“Don’t sleep on the subway, darlin’!”
- Petula Clark
Last Tuesday, April 10, I spent a fine day in Toronto working on photography projects. (More on these in future postings.) I also explored Toronto’s newest subway stations, the six-station Toronto-York Spadina Subway extension that reaches northwest into the City of Vaughan.
There are six new stations: Downsview Park, Finch West, York University, Pioneer Village, Highway 407 (aka, the IKEA stop), and Vaughan Metro Centre. Total length of the extension: 8.6 km. Total cost: $3.18 billion.
Construction began in 2009, and the line opened in December, 2017. It was jointly funded by the City of Toronto, the Province of Ontario, and the Federal Government. The line has been a political football for years, not surprising given the torturous history of transit planning in Toronto.
I have been reading about the art and architecture of these stations for several years and wanted to explore them with my camera. Five of the stations are stunning – beautiful, elegant, and user-friendly. The design dud, for me, is the Downsview Park Station, which is bland and bleak. I wandered around the deserted station and photographed it, but the images are as dull as the architecture. In fairness, I have read positive reviews of the station, so not everyone agrees with me. I just want to get into the Downsview Park Station with grandchildren and paint buckets to liven it up a bit!
The other five stations are well worth a visit, especially if you’re interested in architecture, art, and photography. Sign me up for all three!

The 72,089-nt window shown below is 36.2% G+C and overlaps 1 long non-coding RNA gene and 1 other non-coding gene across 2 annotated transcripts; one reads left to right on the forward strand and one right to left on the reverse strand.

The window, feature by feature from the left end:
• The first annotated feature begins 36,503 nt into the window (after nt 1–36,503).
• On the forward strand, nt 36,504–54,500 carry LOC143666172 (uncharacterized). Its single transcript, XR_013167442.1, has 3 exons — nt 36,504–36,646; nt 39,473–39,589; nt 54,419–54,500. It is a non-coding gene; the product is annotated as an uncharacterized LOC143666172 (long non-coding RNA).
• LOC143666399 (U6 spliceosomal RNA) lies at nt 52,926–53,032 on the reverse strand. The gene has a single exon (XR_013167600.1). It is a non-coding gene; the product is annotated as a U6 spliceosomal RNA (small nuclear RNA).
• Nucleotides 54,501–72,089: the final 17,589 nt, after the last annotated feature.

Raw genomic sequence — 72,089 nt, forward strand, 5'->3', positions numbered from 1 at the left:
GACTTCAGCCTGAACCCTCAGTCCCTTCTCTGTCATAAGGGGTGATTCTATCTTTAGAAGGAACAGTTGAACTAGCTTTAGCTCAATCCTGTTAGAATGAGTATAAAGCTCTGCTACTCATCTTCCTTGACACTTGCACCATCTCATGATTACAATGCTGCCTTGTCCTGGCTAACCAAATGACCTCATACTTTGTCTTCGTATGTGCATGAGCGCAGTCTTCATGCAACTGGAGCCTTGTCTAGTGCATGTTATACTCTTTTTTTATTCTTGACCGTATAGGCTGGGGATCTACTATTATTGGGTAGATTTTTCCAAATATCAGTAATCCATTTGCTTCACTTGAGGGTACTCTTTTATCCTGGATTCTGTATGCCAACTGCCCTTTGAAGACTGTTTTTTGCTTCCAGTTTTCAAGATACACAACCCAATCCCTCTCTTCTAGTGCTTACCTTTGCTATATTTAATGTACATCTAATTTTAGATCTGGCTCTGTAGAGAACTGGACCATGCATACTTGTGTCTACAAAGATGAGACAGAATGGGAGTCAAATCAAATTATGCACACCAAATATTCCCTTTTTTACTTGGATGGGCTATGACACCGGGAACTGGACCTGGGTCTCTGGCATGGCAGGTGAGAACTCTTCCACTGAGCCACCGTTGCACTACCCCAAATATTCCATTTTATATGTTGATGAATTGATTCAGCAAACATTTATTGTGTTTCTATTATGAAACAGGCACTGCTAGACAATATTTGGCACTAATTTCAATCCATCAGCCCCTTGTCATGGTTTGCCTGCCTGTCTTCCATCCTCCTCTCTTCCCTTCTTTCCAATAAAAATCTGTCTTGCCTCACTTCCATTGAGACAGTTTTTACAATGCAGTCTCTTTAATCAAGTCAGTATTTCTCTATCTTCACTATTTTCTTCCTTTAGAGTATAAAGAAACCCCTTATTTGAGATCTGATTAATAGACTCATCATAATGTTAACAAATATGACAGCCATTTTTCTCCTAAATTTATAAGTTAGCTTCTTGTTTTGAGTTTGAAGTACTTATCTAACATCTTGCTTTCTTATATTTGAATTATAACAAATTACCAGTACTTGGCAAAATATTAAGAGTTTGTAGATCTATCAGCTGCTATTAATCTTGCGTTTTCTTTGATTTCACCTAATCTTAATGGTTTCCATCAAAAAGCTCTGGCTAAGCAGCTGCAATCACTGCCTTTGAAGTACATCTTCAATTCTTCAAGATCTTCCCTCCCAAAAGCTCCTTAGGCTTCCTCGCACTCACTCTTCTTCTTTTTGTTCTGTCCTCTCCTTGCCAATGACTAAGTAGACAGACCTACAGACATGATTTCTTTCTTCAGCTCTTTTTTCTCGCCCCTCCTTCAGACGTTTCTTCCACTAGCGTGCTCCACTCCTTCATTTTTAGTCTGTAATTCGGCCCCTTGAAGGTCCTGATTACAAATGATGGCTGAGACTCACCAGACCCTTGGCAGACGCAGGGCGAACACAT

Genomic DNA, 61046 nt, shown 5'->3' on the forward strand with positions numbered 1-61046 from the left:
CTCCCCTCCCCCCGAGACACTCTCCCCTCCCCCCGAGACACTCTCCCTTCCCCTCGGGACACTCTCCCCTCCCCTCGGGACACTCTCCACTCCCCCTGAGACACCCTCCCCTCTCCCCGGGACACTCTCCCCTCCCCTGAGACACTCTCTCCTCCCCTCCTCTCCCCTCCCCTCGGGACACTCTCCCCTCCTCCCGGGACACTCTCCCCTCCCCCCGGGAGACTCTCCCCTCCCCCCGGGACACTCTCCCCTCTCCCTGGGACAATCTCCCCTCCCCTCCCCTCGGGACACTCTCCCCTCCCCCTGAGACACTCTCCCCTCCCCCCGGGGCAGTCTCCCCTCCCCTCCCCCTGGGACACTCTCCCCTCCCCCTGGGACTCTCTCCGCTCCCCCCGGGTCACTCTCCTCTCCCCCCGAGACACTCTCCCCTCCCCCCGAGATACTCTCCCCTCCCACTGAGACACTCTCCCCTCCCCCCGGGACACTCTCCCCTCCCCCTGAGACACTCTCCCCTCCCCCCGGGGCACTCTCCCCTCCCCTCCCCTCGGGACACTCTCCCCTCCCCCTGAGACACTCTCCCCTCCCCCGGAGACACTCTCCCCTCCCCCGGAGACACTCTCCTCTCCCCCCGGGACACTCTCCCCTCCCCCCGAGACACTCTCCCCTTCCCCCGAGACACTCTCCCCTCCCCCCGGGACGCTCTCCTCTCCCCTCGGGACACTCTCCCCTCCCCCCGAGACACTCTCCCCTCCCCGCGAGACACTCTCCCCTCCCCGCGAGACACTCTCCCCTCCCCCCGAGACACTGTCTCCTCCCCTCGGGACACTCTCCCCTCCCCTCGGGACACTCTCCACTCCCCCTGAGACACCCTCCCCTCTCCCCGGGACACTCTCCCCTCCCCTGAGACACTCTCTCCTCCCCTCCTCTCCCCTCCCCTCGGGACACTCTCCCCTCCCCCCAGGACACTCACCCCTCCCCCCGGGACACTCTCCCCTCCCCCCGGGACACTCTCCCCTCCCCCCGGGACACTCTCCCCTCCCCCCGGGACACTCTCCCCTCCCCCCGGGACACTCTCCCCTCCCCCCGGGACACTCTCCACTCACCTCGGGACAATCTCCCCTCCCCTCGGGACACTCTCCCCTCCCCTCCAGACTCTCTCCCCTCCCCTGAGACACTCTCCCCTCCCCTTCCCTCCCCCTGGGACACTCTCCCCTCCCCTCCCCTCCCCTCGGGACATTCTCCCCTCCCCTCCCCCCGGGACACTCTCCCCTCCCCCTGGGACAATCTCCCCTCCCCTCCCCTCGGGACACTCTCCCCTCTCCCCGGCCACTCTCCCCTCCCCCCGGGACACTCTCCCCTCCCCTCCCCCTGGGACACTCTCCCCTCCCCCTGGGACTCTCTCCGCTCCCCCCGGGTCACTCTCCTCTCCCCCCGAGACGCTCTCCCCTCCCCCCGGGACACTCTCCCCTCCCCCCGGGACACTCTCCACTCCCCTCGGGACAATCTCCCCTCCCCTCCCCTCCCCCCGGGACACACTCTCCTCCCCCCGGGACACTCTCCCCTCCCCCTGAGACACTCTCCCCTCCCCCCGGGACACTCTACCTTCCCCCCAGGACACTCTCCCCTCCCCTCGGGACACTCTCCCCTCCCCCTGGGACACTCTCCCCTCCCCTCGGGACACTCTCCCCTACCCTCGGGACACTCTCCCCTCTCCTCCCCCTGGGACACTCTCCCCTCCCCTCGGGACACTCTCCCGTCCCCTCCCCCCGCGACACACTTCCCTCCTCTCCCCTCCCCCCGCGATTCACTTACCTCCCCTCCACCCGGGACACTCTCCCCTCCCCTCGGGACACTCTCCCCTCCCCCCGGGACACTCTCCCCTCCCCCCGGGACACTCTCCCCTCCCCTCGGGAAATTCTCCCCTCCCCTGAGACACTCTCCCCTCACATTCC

Rants of the Day:
1. Alas, the extension does nothing to solve the overcrowded transit conditions in Toronto's downtown core. In fact, adding more riders from north of Toronto will only worsen the overcrowding. It will take the building of the much-anticipated-but-so-far-unbuilt downtown relief line to ease the rush-hour squeeze.
2. The York University station is expected to be the busiest on the new line, while the other five stations will likely be among the least used on Toronto’s subway system. Who said transit planning had anything to do with logic?
Here are my photos of the five subway stations that danced their way into my viewfinder. Enjoy!
Finch West Station
Architect: Will Alsop
Artist: Bruce McLean
York University Station
Architect: Foster + Partners
Artist: Jason Bruges Studio
Pioneer Village Station
Architect: Will Alsop
Artist: Jan and Tim Elder
Highway 407 Station
Architect: AECOM/Parsons Brinckerhoff
Artist: David Pearl
Vaughan Metro Centre Station
Architect: Arup Canada Inc./Grimshaw Architects
Artist: Paul Raff
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